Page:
I saw Cold War last summer at a film festival in Ukraine, where I was on an awards jury. When it concluded, I stood up and declared aloud to no one in particular, “We have just seen the winner of the next Best Foreign Language Film Oscar.”
Of course I didn’t actually do that. Who am I to stand up and make pronouncements in English in a Ukrainian movie theater? (But I did mutter it to myself.)
Cold War has all the attributes of a classic Oscar-winner in that category: It’s accessible; it’s serious but also deeply romantic; it’s got political overtones; and it’s gorgeous to look at. The only problem with my prediction is that I didn’t anticipate the arrival of Roma, a knockout that’s been winning critics’ awards by the handful. One pronouncement I will make to no one in particular is that Roma stands a good chance of becoming the first movie to win both Best Foreign Language Film and the biggest prize of all, Best Picture.
Nevertheless: See Cold War. This arresting Polish film tracks a tumultuous romance that hopscotches across Europe after World War II, beginning in Poland in 1949. A musician named Wiktor (lanky, cool Tomasz Kot) travels through the countryside searching for authentic Polish folk music. He meets the wildly talented Zula (Joanna Kulig), and brings her into his folk troupe. Over the years, the simmering attraction between Wiktor and Zula is at the mercy of the shifting whims of Poland’s Communist overlords, who are less interested in artistic expression than in glorifying government programs. Borys Szyc is excellent at a Soviet flunky who wonders why Wiktor can’t create more song-and-dance numbers about tractors and Five-Year economic plans.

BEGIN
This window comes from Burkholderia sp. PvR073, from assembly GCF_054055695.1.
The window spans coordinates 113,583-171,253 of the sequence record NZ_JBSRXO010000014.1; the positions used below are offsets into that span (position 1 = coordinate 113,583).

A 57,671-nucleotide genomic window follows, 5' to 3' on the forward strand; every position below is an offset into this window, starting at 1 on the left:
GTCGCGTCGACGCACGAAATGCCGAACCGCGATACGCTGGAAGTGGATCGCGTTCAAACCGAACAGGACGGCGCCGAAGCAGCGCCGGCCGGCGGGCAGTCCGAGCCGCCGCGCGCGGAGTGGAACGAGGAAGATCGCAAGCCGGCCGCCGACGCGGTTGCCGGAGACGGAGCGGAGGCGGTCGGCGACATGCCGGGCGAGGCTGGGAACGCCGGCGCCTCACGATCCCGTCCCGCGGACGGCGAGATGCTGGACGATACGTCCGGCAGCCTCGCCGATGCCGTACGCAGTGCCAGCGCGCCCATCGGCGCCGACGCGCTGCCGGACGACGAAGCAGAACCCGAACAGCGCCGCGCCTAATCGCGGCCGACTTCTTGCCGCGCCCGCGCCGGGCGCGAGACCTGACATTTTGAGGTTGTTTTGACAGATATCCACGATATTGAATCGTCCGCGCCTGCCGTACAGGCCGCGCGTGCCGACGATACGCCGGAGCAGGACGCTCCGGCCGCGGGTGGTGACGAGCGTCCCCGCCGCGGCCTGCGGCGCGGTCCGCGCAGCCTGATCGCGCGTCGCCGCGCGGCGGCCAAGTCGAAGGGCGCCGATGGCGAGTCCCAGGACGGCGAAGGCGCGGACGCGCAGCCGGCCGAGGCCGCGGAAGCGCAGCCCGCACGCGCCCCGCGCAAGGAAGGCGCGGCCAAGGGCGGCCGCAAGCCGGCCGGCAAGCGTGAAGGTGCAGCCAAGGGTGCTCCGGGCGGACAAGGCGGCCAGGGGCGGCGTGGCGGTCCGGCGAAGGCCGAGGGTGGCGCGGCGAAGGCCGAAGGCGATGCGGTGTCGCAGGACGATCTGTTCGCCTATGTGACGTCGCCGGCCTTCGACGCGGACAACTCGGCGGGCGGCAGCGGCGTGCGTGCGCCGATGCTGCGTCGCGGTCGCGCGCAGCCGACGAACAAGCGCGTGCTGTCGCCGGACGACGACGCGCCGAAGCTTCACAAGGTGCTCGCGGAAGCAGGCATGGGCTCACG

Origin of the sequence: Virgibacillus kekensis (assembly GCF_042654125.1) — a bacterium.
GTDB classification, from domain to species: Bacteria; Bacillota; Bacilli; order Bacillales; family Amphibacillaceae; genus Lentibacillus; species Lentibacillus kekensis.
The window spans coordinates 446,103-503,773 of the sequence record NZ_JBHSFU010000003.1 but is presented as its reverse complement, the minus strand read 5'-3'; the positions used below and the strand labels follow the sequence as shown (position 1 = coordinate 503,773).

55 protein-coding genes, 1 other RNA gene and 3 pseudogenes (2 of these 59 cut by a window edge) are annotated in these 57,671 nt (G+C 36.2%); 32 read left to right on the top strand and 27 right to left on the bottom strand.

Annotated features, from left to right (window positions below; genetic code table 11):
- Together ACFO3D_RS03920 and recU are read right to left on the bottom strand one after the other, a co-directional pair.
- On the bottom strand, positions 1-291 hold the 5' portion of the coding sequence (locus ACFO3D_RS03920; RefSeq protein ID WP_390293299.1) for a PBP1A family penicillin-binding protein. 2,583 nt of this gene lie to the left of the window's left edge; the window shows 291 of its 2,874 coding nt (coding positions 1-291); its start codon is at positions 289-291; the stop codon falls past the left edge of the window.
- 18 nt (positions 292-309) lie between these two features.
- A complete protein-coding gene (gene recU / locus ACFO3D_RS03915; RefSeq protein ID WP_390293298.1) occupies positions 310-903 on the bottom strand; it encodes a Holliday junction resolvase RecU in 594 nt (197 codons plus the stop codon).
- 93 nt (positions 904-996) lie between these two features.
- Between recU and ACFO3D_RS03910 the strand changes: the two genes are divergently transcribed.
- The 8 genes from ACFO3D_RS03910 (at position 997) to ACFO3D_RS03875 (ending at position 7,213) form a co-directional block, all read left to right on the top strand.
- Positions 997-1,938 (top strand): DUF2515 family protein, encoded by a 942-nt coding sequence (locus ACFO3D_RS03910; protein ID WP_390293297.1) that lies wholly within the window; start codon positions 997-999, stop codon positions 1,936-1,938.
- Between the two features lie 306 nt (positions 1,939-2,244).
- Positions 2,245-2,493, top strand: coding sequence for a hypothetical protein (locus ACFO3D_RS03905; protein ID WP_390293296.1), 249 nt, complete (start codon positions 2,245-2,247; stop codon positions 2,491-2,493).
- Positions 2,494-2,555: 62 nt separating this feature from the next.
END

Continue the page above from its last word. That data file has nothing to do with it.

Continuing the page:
Writer/director Pawel Pawlikowski (who already has a Best Foreign Language Film Oscar for 2014’s compelling Ida) arranges the film in brief, crisp pieces; the story covers a huge amount of geographical and emotional territory while clocking in at under 90 minutes. Wiktor and Zula are repeatedly separated by politics — he plays jazz in Paris, she tours as a star singer behind the Iron Curtain — but their connection remains strong, and slightly mad. Along with the off-center black-and-white cinematography, Pawlikoski’s most effective tool here is the way music provides the pulse of the story. From folk to classical to brand-new rock and roll, music underlies everything. Music is how Wiktor and Zula find meaning in each other — it’s their voice just as much as the dialogue is (if you’ve thought there was no new way to energize the old Bill Haley chestnut “Rock Around the Clock,” prepare to have your nerve endings electrified). When the music stops, so does their reason for being.
The film’s controlled style is almost too tidy at times, but the music and the actors keep it alive and kicking. Kot is every inch the European intellectual, like a road-company version of Daniel Day-Lewis, and Kulig is an explosive presence — she wields attitude like an ice pick. Instead of making a generalized statement about the tragedy of the Cold War, Pawlikowski roots that tragedy in two specific and vital characters. By the end, their story has become a kind of modern folklore, like the music that brought them together in the first place.